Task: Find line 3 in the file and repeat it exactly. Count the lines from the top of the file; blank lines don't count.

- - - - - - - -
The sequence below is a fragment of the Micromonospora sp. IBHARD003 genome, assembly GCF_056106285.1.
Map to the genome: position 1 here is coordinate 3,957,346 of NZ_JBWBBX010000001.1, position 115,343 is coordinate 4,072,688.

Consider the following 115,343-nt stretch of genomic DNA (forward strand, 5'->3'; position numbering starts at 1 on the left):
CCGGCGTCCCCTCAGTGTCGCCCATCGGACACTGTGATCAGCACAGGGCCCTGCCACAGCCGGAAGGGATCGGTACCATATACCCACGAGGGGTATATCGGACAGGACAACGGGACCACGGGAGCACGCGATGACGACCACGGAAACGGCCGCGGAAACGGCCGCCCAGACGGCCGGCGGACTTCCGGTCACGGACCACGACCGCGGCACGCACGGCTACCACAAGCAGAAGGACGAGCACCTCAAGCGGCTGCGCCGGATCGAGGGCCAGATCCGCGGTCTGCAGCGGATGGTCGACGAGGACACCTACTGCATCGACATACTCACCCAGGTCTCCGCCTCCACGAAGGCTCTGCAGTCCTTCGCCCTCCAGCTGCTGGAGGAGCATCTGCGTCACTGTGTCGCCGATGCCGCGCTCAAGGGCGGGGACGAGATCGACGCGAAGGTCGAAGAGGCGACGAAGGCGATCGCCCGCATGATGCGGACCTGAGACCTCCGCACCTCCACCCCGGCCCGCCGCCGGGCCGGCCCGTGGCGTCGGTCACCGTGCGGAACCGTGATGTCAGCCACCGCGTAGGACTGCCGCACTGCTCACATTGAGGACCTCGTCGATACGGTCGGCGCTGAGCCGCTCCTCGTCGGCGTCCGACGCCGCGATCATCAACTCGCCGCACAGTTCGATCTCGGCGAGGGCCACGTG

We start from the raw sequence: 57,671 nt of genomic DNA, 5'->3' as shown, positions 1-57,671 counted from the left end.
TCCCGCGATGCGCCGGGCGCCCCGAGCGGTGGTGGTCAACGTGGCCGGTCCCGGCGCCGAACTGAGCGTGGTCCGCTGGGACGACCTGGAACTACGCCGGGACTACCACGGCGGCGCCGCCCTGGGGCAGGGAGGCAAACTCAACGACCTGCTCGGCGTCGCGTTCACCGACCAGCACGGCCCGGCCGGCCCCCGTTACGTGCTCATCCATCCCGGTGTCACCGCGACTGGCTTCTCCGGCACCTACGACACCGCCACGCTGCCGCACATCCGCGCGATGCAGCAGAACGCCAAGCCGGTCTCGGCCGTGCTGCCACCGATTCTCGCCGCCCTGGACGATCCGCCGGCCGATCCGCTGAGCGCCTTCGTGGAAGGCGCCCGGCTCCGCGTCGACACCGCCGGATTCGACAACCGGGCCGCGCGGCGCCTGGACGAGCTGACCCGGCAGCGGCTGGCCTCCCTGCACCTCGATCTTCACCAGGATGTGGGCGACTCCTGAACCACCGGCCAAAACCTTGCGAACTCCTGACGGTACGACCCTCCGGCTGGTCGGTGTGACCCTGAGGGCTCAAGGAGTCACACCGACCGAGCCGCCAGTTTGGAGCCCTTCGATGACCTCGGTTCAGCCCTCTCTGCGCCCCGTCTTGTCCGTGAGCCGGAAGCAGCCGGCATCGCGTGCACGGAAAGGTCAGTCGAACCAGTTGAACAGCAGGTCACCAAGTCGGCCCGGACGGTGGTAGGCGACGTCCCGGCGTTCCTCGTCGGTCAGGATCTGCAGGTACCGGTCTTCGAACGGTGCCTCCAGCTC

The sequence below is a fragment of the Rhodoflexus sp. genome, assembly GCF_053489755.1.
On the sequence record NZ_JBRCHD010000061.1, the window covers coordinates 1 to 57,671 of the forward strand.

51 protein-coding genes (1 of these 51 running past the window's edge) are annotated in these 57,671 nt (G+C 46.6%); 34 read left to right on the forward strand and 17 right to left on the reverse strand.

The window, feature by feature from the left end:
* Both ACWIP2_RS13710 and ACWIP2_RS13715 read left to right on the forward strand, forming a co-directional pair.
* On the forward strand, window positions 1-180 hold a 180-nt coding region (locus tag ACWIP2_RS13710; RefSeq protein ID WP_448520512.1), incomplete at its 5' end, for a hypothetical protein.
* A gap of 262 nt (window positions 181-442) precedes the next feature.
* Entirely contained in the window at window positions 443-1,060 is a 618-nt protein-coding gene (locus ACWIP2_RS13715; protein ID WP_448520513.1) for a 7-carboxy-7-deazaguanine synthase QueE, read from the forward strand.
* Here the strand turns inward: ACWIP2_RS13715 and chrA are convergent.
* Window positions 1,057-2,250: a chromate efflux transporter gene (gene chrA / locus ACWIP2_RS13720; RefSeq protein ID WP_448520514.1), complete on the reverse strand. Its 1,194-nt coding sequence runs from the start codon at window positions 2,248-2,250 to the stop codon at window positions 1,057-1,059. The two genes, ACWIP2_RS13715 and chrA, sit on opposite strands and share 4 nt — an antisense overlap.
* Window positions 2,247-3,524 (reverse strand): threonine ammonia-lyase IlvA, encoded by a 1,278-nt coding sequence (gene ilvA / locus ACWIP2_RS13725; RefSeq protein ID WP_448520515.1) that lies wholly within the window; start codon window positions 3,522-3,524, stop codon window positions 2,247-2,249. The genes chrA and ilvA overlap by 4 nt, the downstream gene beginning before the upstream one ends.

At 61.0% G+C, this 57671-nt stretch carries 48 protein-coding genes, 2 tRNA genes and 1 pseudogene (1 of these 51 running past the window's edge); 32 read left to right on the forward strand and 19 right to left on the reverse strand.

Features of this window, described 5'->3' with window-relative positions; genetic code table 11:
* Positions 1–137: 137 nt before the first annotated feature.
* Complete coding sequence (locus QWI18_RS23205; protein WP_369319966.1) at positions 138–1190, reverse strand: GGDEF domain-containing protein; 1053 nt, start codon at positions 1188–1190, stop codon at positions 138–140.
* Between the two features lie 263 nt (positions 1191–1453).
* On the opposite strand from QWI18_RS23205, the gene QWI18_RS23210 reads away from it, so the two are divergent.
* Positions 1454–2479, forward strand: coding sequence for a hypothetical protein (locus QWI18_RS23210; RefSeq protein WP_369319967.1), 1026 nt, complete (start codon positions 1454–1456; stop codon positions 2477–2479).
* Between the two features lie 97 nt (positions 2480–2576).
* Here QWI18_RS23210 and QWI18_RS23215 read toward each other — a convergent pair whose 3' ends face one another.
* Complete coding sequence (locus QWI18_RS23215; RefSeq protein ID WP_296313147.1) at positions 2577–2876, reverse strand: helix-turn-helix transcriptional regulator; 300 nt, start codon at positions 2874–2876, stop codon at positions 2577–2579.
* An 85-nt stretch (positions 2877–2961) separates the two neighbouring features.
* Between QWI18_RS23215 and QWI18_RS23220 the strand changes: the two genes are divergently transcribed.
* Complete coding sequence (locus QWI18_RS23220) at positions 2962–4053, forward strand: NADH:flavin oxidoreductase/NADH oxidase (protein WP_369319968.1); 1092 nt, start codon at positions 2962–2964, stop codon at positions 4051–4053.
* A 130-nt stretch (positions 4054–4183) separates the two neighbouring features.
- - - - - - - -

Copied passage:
Consider the following 115,343-nt stretch of genomic DNA (forward strand, 5'->3'; position numbering starts at 1 on the left):